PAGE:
Measuring the Performance of Your Cloud
As our customers continue their aggressive migration to shared
resource environments in the form of Private Clouds, they are asking
questions about measuring performance.
we took a first step at characterizing a
performance benchmark for Private Clouds. The “Twitter demo”, from
IMPACT, that Andrew Spyker created and Jason McGee walked
one such activity. If you click on the video accompanying this article,
you can watch Jason’s demonstration of the "Twitter demo" and the
IBM Workload Deployer, from IMPACT.
Since IMPACT, we've continued the effort our effort of
benchmarking performance of a private, perhaps even
public, cloud. This article represents our first outline of
characterizing cloud performance.
We decided to start with the 10
Attributes that I described in my
previous blog article on this subject. Now, some of these attributes
don’t necessarily have direct attribution to performance (e.g.,
Standards Based), hence we focused on the ones that did. We ended up
looking at the following six attributes; Time to Deploy, Density,
Scale, Resiliency (including
Security/Isolation) and Runtime
Performance. We also added a final attribute targeted solely
providers, which is Time to Genesis.
Cloud performance is in the eye of the beholder. If you are a
cloud consumer, you simply expect your “service level agreement” to be
met. This includes overall performance, elasticity, security and
resiliency. The tricky job goes to the cloud provider. The provider has
to make the cloud’s resource appear: instantaneous,
infinitely abundant. Hence, this article is predominantly
performance from the cloud providers prospective.
In the IBM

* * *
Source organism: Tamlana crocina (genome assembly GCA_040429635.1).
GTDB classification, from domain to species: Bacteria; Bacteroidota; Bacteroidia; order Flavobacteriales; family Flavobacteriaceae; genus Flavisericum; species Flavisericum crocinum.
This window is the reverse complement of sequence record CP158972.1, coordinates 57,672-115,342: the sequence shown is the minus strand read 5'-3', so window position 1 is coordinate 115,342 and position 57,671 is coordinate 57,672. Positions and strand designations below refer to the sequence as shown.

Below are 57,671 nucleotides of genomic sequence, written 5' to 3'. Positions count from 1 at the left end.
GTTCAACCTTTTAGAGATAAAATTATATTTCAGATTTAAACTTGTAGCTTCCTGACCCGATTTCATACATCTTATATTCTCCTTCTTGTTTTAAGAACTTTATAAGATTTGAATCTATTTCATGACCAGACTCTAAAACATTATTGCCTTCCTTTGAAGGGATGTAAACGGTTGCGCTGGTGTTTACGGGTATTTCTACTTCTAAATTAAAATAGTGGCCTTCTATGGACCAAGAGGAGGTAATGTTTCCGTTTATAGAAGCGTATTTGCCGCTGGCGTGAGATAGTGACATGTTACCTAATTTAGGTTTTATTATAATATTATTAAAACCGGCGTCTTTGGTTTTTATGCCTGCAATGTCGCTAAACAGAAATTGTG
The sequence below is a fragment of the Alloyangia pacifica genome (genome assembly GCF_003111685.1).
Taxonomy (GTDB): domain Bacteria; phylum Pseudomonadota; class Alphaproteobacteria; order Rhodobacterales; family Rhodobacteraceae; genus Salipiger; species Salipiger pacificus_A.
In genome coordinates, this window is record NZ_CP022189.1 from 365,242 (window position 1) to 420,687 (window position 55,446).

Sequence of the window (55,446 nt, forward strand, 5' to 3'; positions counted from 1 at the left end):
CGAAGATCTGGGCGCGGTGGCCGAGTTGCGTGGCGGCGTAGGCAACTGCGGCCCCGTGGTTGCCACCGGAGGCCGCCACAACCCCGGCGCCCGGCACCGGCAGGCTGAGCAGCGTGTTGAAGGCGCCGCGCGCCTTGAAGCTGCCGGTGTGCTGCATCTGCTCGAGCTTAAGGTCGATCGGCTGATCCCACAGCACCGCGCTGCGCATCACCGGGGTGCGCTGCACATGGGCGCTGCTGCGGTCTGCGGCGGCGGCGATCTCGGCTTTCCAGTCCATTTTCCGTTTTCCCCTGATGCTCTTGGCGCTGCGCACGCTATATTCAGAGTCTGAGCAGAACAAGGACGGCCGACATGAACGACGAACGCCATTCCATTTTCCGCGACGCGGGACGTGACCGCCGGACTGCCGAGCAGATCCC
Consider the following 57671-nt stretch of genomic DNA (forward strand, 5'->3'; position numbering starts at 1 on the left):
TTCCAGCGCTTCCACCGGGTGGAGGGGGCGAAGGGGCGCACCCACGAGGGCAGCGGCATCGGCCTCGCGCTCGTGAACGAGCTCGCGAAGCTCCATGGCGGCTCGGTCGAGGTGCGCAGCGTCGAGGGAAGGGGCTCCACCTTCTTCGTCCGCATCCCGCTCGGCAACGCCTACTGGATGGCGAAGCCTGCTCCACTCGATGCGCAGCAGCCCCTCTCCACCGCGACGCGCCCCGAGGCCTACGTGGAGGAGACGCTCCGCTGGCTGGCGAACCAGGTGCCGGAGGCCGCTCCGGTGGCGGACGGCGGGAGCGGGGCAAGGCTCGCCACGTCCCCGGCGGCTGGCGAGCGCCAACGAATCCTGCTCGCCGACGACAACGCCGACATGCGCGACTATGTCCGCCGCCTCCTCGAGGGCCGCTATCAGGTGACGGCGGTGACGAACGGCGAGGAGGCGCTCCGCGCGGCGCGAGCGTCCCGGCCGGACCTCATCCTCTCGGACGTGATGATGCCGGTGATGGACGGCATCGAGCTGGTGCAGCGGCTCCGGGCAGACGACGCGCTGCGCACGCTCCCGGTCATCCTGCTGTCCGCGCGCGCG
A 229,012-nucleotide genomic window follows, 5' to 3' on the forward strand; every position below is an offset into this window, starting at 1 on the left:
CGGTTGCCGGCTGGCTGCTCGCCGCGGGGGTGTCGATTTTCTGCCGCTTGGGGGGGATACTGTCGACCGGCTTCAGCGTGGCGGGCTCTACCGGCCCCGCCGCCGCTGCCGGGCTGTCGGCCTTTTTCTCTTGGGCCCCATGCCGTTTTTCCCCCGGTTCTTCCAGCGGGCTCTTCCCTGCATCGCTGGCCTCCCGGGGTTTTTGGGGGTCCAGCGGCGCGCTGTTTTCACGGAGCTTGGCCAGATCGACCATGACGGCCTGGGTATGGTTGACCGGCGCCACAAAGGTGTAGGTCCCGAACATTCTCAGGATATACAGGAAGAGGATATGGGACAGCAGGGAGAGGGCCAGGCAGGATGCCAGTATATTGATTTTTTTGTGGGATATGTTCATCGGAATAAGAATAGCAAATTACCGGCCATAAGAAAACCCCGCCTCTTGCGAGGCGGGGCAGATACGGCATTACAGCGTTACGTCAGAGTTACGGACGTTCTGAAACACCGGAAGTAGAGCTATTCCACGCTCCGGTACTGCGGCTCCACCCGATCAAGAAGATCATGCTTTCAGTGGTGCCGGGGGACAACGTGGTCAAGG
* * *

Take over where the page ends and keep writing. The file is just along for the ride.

world, virtualization and automation
technological keys to the allusion of "instant, always and infinite".
Hence, many of these areas are
focused on the performance and impact of virtualization, and the
automated provisioning system behind it. The ability to express service
level agreements (SLAs) against your virtual environment is another key
ingredient to measuring performance, allowing the cloud to service the
most important workloads first, and degrade others gracefully.
Here is a quick introduction to these 6 areas of cloud
performance. For each area, I try to provide a simple definition, give
some insight as to why the area is important, and provide high-level
thoughts on how one might set up experiments to quantify performance. I
am boldly assuming that the cloud is mostly used to run enterprise
applications, so the examples follow the behavior of this workload
style. I am hoping in the future to have a more scholarly
perspective, but until then, here is a the high-level overview…
As the pervasiveness of cloud computing continues, measuring
performance of your cloud will be less of an art, and more like a
science (like measuring the performance of web application is today).